Somalia: Without aid, thousands of lives will be at risk next year, warns the UN

13 Dec 2011

A quarter of a million people continue to cope with famine and a total of four million people are affected by the crisis in Somalia. Credit: UNHCR/Riccardo Gangale
UN appeals for US$1.5 billion to continue meeting needs in the largest humanitarian crisis in the world.

The UN and aid agencies called for US$1.5 billion today to continue addressing the world’s largest humanitarian crisis in Somalia, where four million people lack basic necessities such as food, water and shelter.

“With the humanitarian situation expected to remain critical well into next year, early and full funding is essential,” said the Humanitarian Coordinator for Somalia, Mark Bowden, at the launch of the 2012 funding appeal for Somalia in Nairobi. “The Somalia crisis is everybody’s responsibility and Somalis need support now. We cannot afford to wait or we will let down the Somali people.”

Amidst drought, famine and conflict, tens of thousands of Somalis have already died this year while almost 300,000 have sought refuge in neighbouring countries such as Kenya and Ethiopia. Despite a recent drop in the number of famine-stricken areas last month, a quarter of a million people in southern Somalia are still coping with famine.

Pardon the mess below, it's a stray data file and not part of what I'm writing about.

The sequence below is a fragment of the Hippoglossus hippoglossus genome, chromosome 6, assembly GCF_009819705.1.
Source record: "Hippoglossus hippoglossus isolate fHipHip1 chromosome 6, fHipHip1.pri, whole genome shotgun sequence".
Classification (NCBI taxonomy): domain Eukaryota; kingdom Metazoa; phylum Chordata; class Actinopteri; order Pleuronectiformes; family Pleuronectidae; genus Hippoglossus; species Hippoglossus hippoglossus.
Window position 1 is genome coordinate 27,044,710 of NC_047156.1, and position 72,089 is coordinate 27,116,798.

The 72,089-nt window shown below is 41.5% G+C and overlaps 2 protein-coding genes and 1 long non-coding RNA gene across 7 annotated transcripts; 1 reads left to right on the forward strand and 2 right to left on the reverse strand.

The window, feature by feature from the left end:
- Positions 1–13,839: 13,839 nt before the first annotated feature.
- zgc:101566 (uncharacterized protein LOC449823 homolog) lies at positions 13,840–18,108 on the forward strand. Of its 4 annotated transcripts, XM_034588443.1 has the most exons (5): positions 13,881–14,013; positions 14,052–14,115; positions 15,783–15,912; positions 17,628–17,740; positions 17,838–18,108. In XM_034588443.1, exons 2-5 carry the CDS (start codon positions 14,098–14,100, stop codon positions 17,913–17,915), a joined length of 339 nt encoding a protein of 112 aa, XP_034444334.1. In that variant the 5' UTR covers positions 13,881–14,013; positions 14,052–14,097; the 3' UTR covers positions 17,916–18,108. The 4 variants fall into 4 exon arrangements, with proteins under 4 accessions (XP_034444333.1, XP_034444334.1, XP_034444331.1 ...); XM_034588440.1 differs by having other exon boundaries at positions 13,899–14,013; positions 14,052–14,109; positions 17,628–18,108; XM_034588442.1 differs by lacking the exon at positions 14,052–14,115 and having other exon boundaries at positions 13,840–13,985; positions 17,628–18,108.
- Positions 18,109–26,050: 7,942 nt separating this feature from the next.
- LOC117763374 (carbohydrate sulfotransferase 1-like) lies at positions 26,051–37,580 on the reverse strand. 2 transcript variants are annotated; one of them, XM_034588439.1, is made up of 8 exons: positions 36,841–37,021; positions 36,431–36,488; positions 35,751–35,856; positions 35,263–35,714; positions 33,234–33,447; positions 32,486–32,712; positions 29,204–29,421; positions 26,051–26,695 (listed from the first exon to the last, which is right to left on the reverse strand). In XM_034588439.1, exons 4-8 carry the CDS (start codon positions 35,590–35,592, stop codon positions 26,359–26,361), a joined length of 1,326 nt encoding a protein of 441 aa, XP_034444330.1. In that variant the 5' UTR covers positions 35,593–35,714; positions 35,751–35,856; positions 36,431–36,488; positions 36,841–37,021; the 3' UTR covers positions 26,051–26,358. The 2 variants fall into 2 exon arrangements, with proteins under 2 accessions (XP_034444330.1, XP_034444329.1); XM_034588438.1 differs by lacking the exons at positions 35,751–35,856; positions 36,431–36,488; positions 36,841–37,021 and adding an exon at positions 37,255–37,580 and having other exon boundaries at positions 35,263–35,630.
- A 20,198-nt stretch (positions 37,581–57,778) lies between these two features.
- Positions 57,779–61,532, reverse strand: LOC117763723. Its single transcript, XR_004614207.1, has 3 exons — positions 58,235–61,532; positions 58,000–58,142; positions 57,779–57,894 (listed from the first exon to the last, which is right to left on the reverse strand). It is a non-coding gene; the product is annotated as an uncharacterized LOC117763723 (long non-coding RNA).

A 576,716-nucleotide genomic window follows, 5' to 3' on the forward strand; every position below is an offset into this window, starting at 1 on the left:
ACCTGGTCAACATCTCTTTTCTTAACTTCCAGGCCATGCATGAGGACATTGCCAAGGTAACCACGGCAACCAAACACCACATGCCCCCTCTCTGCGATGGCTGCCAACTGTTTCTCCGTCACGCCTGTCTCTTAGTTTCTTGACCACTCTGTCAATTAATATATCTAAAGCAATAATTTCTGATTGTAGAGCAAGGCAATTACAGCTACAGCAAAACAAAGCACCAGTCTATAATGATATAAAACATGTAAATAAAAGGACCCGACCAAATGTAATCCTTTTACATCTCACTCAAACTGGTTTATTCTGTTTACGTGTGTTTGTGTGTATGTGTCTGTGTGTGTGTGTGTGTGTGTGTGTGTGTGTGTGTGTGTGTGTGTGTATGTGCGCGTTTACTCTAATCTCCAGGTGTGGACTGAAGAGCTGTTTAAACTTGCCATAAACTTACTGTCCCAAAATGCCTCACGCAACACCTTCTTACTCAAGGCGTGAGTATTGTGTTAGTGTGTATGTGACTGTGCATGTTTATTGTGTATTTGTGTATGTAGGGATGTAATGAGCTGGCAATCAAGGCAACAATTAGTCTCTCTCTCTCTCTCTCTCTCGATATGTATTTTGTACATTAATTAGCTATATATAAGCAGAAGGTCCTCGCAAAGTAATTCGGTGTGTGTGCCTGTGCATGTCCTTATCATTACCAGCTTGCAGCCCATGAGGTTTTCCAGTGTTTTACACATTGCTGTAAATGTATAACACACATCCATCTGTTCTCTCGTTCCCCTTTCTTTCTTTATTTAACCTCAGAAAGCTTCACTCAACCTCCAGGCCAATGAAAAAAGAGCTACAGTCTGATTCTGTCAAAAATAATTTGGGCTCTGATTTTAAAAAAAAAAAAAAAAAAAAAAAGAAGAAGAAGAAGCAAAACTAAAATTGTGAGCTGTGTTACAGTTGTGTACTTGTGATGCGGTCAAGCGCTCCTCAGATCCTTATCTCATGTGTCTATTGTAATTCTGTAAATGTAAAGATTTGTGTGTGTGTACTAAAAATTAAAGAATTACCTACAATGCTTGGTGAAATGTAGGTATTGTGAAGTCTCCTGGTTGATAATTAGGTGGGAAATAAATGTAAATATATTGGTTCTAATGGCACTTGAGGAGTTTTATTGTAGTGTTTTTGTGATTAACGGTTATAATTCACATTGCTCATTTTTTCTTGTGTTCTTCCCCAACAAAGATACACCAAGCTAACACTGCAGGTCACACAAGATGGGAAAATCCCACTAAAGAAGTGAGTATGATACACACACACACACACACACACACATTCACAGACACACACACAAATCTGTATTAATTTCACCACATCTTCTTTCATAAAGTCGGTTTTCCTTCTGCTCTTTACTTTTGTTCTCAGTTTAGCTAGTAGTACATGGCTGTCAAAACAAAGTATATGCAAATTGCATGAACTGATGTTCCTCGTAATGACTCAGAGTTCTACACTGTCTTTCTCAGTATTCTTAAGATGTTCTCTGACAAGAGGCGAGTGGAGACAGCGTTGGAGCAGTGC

“The life-saving plan can only be achieved if donors pledge and commit early,” said Mr. Bowden, calling on donors to act swiftly. The funding for next year will go towards providing basic aid such as food, water, shelter and healthcare. There will be projects to help the country build resilience so that communities are better prepared to withstand future droughts.       

This year’s appeal, which is so far 80 per cent funded, made it possible for aid workers to reach hundreds of thousands of people. Within the first three months of famine being declared in July, the number of people receiving food tripled to 2.6 million and almost half a million malnourished children received nutrition supplements. By mid-November, the number of areas affected by famine dropped from six to three.

Ongoing conflict and insecurity, however, continues to make it difficult to deliver aid to some areas in Somalia. Access to people in dire need remains the biggest challenge in the aid operation. Late last month, the Al-Shabaab, an armed group, banned 16 UN agencies and NGOs working in areas under its control in south and central Somalia, threatening to undermine the fragile progress made so far. 

More>>  Consolidated Appeal for Somalia 2012